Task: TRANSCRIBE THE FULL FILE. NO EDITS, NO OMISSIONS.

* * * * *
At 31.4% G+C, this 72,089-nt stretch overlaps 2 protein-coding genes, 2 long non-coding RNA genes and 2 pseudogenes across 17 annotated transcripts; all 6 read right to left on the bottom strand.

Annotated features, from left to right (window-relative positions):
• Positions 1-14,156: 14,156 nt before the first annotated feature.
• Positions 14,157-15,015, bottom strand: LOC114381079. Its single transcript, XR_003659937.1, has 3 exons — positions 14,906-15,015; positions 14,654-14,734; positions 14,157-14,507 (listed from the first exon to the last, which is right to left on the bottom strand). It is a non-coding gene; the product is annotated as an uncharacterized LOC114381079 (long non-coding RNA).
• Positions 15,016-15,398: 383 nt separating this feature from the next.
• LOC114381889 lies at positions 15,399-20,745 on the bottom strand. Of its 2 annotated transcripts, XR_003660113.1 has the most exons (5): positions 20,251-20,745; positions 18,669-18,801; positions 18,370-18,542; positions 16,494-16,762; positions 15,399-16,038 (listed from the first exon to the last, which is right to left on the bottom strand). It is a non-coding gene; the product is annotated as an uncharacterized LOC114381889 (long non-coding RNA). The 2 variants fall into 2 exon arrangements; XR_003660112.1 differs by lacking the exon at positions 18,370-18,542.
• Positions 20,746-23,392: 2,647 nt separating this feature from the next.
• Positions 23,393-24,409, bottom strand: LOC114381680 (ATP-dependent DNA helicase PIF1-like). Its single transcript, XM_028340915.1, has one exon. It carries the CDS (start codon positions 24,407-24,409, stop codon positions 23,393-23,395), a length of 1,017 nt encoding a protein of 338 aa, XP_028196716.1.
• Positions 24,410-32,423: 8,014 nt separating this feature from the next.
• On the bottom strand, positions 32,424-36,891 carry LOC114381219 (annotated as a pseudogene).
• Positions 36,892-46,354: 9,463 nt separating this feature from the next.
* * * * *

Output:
At 31.4% G+C, this 72,089-nt stretch overlaps 2 protein-coding genes, 2 long non-coding RNA genes and 2 pseudogenes across 17 annotated transcripts; all 6 read right to left on the bottom strand.

Annotated features, from left to right (window-relative positions):
• Positions 1-14,156: 14,156 nt before the first annotated feature.
• Positions 14,157-15,015, bottom strand: LOC114381079. Its single transcript, XR_003659937.1, has 3 exons — positions 14,906-15,015; positions 14,654-14,734; positions 14,157-14,507 (listed from the first exon to the last, which is right to left on the bottom strand). It is a non-coding gene; the product is annotated as an uncharacterized LOC114381079 (long non-coding RNA).
• Positions 15,016-15,398: 383 nt separating this feature from the next.
• LOC114381889 lies at positions 15,399-20,745 on the bottom strand. Of its 2 annotated transcripts, XR_003660113.1 has the most exons (5): positions 20,251-20,745; positions 18,669-18,801; positions 18,370-18,542; positions 16,494-16,762; positions 15,399-16,038 (listed from the first exon to the last, which is right to left on the bottom strand). It is a non-coding gene; the product is annotated as an uncharacterized LOC114381889 (long non-coding RNA). The 2 variants fall into 2 exon arrangements; XR_003660112.1 differs by lacking the exon at positions 18,370-18,542.
• Positions 20,746-23,392: 2,647 nt separating this feature from the next.
• Positions 23,393-24,409, bottom strand: LOC114381680 (ATP-dependent DNA helicase PIF1-like). Its single transcript, XM_028340915.1, has one exon. It carries the CDS (start codon positions 24,407-24,409, stop codon positions 23,393-23,395), a length of 1,017 nt encoding a protein of 338 aa, XP_028196716.1.
• Positions 24,410-32,423: 8,014 nt separating this feature from the next.
• On the bottom strand, positions 32,424-36,891 carry LOC114381219 (annotated as a pseudogene).
• Positions 36,892-46,354: 9,463 nt separating this feature from the next.